As Tyrion's squire in the world that was, she was given many great gifts following her reforging by Sigmar from her former lord-turned-new-God. Among those were Tyrion's legendary sword Sunfang, and a magical sceptre with a fragment of the Flame of Asuyran itself.

From a hobby perspective, there's a lot going on here. The most obvious of which is, the Celestant Prime is switched with Saint Celestine with her sci fi bits and SoB/Imperium markings shaved off. Her head was originally going to be one I'd gotten from a plastic wood elf kit, but the proportions turned out to be incredibly jarring. I'd been told Saint Celestine was a small mini, but this blew my mind a little. She's almost pushing LOTR 25mm when compared to some of the other heroic scale minis in Warhammer, and that's kinda neat, but a pain to kitbash. Her head ended up being one of the Seraphim bodyguard, with a little more of a fringe and longer hair green stuffed on. In photo, I feel like she comes off as a little mannish in their face for an Aelf, but I think it works fine on the tabletop.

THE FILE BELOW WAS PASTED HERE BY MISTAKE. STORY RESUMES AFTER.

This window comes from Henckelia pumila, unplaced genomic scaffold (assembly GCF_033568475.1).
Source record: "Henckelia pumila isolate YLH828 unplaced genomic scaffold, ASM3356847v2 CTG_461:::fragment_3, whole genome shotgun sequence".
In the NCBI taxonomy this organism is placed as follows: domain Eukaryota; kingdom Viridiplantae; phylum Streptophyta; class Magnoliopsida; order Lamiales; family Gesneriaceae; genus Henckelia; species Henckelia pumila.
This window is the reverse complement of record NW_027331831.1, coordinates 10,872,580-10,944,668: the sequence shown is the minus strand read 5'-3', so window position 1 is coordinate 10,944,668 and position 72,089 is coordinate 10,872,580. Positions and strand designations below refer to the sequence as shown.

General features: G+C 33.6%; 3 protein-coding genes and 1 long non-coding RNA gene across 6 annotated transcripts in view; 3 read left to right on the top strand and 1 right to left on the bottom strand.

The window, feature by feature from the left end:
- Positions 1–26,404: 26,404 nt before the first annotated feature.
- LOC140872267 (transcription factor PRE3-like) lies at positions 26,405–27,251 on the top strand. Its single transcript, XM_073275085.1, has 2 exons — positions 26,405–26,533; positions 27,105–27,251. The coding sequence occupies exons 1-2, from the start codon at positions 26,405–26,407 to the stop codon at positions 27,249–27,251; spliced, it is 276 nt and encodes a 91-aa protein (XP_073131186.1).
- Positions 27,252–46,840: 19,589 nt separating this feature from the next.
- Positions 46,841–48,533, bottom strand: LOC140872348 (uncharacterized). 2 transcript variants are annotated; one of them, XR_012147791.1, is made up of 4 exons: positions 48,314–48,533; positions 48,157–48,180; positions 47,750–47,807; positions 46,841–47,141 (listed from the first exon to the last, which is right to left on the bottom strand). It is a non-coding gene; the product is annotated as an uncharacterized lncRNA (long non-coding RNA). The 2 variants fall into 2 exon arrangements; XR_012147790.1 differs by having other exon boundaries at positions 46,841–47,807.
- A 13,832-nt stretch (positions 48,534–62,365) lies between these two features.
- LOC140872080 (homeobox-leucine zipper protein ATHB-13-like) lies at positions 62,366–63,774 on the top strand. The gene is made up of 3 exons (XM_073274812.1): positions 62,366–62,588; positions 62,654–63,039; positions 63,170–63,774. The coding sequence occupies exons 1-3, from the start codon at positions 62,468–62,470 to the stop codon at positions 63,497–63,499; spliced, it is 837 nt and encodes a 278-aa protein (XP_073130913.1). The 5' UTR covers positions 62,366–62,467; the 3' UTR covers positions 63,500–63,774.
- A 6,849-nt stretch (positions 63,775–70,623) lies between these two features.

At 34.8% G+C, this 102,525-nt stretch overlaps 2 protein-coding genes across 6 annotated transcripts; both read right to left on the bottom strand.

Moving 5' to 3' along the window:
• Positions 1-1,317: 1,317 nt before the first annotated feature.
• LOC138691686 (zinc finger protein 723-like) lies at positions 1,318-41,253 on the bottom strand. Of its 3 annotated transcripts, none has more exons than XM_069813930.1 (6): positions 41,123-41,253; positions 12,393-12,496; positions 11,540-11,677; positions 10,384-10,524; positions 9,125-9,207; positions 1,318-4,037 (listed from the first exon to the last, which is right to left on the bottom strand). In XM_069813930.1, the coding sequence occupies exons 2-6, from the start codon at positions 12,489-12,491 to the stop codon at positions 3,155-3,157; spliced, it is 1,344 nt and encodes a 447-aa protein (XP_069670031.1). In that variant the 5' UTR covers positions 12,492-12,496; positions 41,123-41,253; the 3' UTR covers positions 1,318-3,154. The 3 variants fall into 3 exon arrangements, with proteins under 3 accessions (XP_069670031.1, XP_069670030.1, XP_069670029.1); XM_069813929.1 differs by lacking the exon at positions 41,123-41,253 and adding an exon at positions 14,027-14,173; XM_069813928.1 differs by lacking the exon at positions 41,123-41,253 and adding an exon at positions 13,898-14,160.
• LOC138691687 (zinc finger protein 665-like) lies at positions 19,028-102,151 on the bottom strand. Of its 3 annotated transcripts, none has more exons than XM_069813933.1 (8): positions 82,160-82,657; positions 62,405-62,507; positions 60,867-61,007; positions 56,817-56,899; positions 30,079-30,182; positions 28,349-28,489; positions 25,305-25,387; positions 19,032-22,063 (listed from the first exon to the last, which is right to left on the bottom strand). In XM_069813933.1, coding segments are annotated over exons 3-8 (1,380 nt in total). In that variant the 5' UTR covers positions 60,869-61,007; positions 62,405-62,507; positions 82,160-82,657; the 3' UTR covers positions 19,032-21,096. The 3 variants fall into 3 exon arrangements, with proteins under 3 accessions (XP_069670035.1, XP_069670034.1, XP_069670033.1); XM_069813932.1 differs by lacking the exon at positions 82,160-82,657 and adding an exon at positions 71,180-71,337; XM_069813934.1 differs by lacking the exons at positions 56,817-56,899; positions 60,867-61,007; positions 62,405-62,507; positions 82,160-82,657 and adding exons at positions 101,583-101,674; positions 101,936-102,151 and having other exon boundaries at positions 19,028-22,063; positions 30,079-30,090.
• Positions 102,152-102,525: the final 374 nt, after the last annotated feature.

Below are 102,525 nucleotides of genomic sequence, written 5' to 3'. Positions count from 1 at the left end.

Another key kitbash was Tyrions sword. This being an important named character in my army, I didn't want to half ass this, so it ended up coming from an old metal Tyrion miniature I got off of eBay, making this certainly the single most expensive kitbash of my life. Unfortunately, the tiny Celestine model again makes even Tyrions sword long as massive as the Cometstaff, but in the heroically proportioned Stormcast army, I don't think it looks too jarring, even if it's a little goofy.